The Shamen of Ramen, Chef Charlie Mai.

The shamen of ramen, Chef Charlie Mai.

Photos by Allegra Boverman

Real ramen doesn’t come in 10-for-a-dollar deals at Market Basket. Real ramen is rich, layered and bursting with flavor.

Enter Chef Charlie Mai, master of the art of the slurp.
Mai, along with business partner Peter Huynh, owns downtown Lowell’s new ramen-centric restaurant, 1981, where gargantuan bowls of noodles are all the rage.

The eatery’s name stems from a birthday Mai and Huynh both share: Jan. 9, 1981. While they’re not brothers by blood, a sampling of their menu leads us to believe this was a brotherly match brought together by some otherworldly power.

“I’m not going to lie, we met on AOL chat when we were around 16,” Huynh says, laughing at the thought of dial-up Internet, mushroom haircuts and the days when MTV still played videos. “We’ve been best friends ever since.”

Inside their 129 Merrimack St. space, the soundtrack is a nod to the guys’ childhood. Michael Jackson’s Thriller pumps out over the speakers while Mai carefully unfurls a wrapped bundle cradling his knives, a harbinger of lunchtime.

Steamed bao buns with house made kimchi.

Steamed bao buns with house made kimchi.

He was trained in traditional French cooking at the Cambridge School of Culinary Arts and spent a couple of years honing his creative chops at the popular Boston pop-up restaurant, Whisk.

These days, his signature stamp comes in a steaming dish that greets hungry guests like a warm blanket and a hug.

Mai’s broth is an art from combining pork bone, warm spices and herbs slow cooked for days until they break down to create the hearty stock for his Tonkotsu ramen.

Charlie Mai gets down to business.

Charlie Mai gets down to business.

The end result is a seemingly bottomless bowl of thin straight noodles with bounce and bite, soaking in a savory broth enhanced with a dash of mayu (black garlic and sesame oil), nori (seaweed), a soft-boiled egg, fat hunks of braised pork belly and our favorite — perfectly tender, pickled wood ear mushrooms that soak up all the flavor for an unbelievably delicious bite ($11).

Vegetarian ramen options, made fresh with local seasonal produce, will change with the seasons, Mai says.

All of the sauces are made in-house including Mai’s special kimchi, a sweet and spicy mix prepared with pickled vegetables, sea salt, ginger, chili, sugar and more, which takes around two weeks for the chef to craft.

Experience the kimchi on a steamed bao bun, where it gives a sensational flavor boost to the pork belly confit, scallion and aioli ($8).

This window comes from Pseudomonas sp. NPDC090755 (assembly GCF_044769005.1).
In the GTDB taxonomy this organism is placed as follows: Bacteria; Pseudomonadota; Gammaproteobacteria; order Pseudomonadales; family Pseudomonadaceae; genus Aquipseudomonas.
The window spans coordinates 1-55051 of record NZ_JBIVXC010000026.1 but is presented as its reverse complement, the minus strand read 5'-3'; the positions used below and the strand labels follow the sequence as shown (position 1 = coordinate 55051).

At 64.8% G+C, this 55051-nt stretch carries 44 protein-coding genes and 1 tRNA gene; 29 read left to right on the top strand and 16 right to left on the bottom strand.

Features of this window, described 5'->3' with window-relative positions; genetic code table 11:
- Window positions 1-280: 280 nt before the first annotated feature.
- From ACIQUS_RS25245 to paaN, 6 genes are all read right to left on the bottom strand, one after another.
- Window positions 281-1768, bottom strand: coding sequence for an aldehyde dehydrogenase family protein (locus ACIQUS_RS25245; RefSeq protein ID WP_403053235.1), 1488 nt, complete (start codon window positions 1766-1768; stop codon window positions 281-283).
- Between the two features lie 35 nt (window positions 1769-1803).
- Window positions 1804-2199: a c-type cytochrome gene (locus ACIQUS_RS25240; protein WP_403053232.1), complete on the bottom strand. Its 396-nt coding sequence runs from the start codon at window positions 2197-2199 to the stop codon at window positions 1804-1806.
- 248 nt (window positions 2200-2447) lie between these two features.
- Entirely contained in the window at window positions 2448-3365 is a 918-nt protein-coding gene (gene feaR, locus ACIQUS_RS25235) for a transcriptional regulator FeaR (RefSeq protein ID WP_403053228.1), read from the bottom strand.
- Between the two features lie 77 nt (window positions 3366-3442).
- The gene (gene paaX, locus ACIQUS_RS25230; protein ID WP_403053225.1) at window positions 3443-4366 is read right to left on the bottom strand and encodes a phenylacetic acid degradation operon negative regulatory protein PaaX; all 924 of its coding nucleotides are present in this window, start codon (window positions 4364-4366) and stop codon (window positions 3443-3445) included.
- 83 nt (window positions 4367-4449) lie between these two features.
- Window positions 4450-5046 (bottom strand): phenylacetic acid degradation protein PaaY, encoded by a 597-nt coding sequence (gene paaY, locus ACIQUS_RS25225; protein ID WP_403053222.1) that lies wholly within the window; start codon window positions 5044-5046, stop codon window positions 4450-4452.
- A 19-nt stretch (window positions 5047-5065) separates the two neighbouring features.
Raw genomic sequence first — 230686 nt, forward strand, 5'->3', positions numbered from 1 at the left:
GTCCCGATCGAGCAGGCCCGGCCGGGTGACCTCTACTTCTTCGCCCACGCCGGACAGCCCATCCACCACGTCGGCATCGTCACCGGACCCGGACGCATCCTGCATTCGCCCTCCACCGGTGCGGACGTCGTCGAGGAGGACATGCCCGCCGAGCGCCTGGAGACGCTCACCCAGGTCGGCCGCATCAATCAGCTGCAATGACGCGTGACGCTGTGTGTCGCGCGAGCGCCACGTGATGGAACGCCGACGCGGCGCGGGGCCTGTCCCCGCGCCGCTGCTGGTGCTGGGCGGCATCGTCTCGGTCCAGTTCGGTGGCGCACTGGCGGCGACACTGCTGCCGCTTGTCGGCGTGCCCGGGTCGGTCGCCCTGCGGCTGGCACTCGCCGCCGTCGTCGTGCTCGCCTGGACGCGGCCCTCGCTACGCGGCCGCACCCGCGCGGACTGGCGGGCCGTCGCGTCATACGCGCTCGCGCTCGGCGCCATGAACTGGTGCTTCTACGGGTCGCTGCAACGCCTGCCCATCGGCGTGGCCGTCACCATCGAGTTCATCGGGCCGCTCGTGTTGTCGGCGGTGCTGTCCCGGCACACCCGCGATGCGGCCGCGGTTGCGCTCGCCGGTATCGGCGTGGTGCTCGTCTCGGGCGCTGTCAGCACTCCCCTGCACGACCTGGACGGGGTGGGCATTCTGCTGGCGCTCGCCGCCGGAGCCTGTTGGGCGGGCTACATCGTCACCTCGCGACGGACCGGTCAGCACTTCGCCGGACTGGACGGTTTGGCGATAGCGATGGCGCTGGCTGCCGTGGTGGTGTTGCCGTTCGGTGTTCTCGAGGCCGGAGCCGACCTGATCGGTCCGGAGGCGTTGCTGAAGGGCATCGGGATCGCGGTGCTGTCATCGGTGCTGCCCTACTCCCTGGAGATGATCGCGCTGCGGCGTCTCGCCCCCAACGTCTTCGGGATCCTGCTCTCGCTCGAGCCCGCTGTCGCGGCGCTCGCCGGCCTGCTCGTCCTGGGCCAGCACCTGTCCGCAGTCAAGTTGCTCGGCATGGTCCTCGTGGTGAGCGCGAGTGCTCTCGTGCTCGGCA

“Charlie comes up with some crazy ideas but in the end, we eat it and we’re like Wow!” Huynh says.

Peter Huynh says the flavor-packed sauces are house made at 1981.

Peter Huynh says the flavor-packed sauces are house made at 1981.

A couple of years ago, Huynh and Mai, both from the Boston area, were visiting friends in Lowell when they found themselves craving a hearty bowl of ramen.

“We both worked in the restaurant industry for a while and love good food,” Huynh says. “Then it just hit us — why don’t we do it ourselves? After the light went on, it was all about let’s make this happen.”

Tonkotsu ramen

Tonkotsu ramen

In the open kitchen, Mai is at the helm. Clad in a brown leather apron, he slices and dices, sears meat and slaps down noodles with lightening-quick reflexes. He has a clear view of the room, where he waits for it — the synchronicity of slurping, messy faces and smiles. These are his badges of honor.

“Getting to watch people eat the food and enjoy it is all part of the fun for me,” Mai says.

A wet bar in the center of the room will serve as another outlet for imagination to flow with a lineup of specialty cocktails, Japanese whiskey and sake.

1981 Ramen Bar owners, Peter Huynh and Charlie Mai

1981 Ramen Bar owners, Peter Huynh and Charlie Mai

The dining room’s interior makeover is a simple and clean combination of Huynh’s modern and Mai’s rustic tastes with raw wood, metal and exposed light bulbs. But being sentimental for the past (perfect timing for Deniece Williams’ Let’s Hear It for the Boy to cue up on the playlist), the pair left the writing on the wall behind the bar as a tribute to the former Mambo Grill restaurant, a beloved burrito spot, where, over the years, diners inked the bricks with signatures and sayings like, “She said yes to the dress! 9.4.12.”

“There’s an awesome community in downtown,” Huynh adds. “Every neighboring business from El Potro and Bishops to Humanity and UnchARTed has stopped by to say hi, offer a helping hand and words of support. We’re looking forward to adding something new to the mix and keeping everybody well-fed.”

Visit 1981 at 129 Merrimack St., 978-970-1981





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HOWL Street Team

Exploring everything from food and shopping to arts and entertainment so you can experience the best of what Greater Lowell has to offer.